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Association of the Metabolic Syndrome and Chronic Kidney Disease in U.S. Adults FREE

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The summary below is from the full report titled “The Metabolic Syndrome and Chronic Kidney Disease in U.S. Adults.” It is in the 3 February 2004 issue of Annals of Internal Medicine (volume 140, pages 167–174). The authors are J. Chen, P. Muntner, L.L. Hamm, D.W. Jones, V. Batuman, V. Fonseca, P.K. Whelton, and J. He.

Ann Intern Med. 2004;140(3):I-39. doi:10.7326/0003-4819-140-3-200402030-00002
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What is the problem and what is known about it so far?

Chronic kidney disease is a condition in which kidney function gets progressively more abnormal over time. The metabolic syndrome is a condition in which people are obese and have high blood pressure, high triglyceride levels (a bad type of fat in the blood), low high-density lipoprotein cholesterol levels (“good” cholesterol), and high blood sugar levels. People with the metabolic syndrome are at high risk for developing cardiovascular disease, including heart attack and stroke. It is known that cardiovascular disease puts people at risk for chronic kidney disease, but it is not known whether the metabolic syndrome puts people at risk for chronic kidney disease.

Why did the researchers do this particular study?

To examine the association between the metabolic syndrome and chronic kidney disease.

Who was studied?

More than 6000 U.S. adults who participated in a large national study called the Third National Health and Nutrition Examination Survey (NHANES III).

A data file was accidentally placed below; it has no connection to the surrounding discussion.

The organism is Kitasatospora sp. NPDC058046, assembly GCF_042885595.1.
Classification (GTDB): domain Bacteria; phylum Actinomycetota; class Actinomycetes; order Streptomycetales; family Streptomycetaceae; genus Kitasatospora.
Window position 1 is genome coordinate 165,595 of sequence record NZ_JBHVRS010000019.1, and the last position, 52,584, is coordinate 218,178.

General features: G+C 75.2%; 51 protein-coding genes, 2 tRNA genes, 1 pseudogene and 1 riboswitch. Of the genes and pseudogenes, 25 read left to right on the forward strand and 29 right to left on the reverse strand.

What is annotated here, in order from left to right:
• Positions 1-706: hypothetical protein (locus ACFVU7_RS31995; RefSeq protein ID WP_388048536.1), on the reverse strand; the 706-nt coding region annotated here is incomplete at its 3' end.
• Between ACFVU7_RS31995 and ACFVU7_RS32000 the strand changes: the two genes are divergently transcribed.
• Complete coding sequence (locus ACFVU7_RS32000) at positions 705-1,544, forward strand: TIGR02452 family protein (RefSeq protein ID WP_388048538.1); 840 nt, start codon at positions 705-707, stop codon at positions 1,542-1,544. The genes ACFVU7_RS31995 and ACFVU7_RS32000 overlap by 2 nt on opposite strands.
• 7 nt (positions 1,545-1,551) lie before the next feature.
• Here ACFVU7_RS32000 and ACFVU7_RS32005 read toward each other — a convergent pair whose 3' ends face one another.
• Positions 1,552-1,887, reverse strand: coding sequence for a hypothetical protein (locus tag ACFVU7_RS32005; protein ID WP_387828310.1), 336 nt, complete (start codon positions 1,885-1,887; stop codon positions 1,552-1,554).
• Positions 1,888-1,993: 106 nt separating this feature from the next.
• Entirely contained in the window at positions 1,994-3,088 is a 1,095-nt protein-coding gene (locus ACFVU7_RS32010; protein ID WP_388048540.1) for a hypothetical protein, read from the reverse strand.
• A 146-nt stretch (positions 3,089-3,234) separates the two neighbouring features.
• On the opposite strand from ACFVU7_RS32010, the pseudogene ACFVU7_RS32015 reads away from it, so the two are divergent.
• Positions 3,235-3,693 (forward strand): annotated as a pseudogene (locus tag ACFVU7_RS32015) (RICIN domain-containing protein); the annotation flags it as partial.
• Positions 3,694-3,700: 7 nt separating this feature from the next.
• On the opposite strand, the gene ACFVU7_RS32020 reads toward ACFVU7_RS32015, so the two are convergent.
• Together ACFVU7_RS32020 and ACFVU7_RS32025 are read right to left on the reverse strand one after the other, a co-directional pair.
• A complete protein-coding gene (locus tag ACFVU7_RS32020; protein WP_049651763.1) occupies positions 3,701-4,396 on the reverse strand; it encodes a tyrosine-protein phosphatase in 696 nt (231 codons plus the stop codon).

How was the study done?

Using tests performed in NHANES III, the researchers determined whether study participants had each of the 5 components of the metabolic syndrome. They also determined whether each participant had chronic kidney disease by using 2 measurements called the glomerular filtration rate and microalbuminuria.

What did the researchers find?

The risk for having chronic kidney disease increased as people went from having 0 to 5 of the 5 components of the metabolic syndrome.

What were the limitations of the study?

Since blood pressure and blood sugar levels are both associated with kidney disease, it is difficult to separate the effects of the metabolic syndrome from those of the 2 known risk factors for kidney disease. This study does not tell us whether treating the metabolic syndrome would prevent chronic kidney disease.

What are the implications of the study?

Chronic kidney disease might be another negative consequence of the metabolic syndrome.





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